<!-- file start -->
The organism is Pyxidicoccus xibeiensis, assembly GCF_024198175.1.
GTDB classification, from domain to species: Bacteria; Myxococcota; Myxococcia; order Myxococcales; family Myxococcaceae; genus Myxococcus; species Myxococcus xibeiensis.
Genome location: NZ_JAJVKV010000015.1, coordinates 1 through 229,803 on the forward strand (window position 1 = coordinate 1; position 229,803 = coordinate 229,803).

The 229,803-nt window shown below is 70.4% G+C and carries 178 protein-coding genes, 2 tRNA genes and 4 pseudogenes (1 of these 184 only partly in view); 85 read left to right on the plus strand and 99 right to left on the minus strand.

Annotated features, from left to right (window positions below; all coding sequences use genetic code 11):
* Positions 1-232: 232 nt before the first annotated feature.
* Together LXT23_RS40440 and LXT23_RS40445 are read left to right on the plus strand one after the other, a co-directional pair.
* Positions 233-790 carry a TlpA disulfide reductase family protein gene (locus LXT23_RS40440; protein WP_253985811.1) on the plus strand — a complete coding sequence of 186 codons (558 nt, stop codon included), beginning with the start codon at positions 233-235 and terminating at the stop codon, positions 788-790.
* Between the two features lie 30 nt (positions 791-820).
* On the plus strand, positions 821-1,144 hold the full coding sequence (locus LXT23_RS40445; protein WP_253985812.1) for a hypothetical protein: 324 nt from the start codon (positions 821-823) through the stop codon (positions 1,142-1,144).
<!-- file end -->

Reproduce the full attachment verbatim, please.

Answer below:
The organism is Pyxidicoccus xibeiensis, assembly GCF_024198175.1.
GTDB classification, from domain to species: Bacteria; Myxococcota; Myxococcia; order Myxococcales; family Myxococcaceae; genus Myxococcus; species Myxococcus xibeiensis.
Genome location: NZ_JAJVKV010000015.1, coordinates 1 through 229,803 on the forward strand (window position 1 = coordinate 1; position 229,803 = coordinate 229,803).

The 229,803-nt window shown below is 70.4% G+C and carries 178 protein-coding genes, 2 tRNA genes and 4 pseudogenes (1 of these 184 only partly in view); 85 read left to right on the plus strand and 99 right to left on the minus strand.

Annotated features, from left to right (window positions below; all coding sequences use genetic code 11):
* Positions 1-232: 232 nt before the first annotated feature.
* Together LXT23_RS40440 and LXT23_RS40445 are read left to right on the plus strand one after the other, a co-directional pair.
* Positions 233-790 carry a TlpA disulfide reductase family protein gene (locus LXT23_RS40440; protein WP_253985811.1) on the plus strand — a complete coding sequence of 186 codons (558 nt, stop codon included), beginning with the start codon at positions 233-235 and terminating at the stop codon, positions 788-790.
* Between the two features lie 30 nt (positions 791-820).
* On the plus strand, positions 821-1,144 hold the full coding sequence (locus LXT23_RS40445; protein WP_253985812.1) for a hypothetical protein: 324 nt from the start codon (positions 821-823) through the stop codon (positions 1,142-1,144).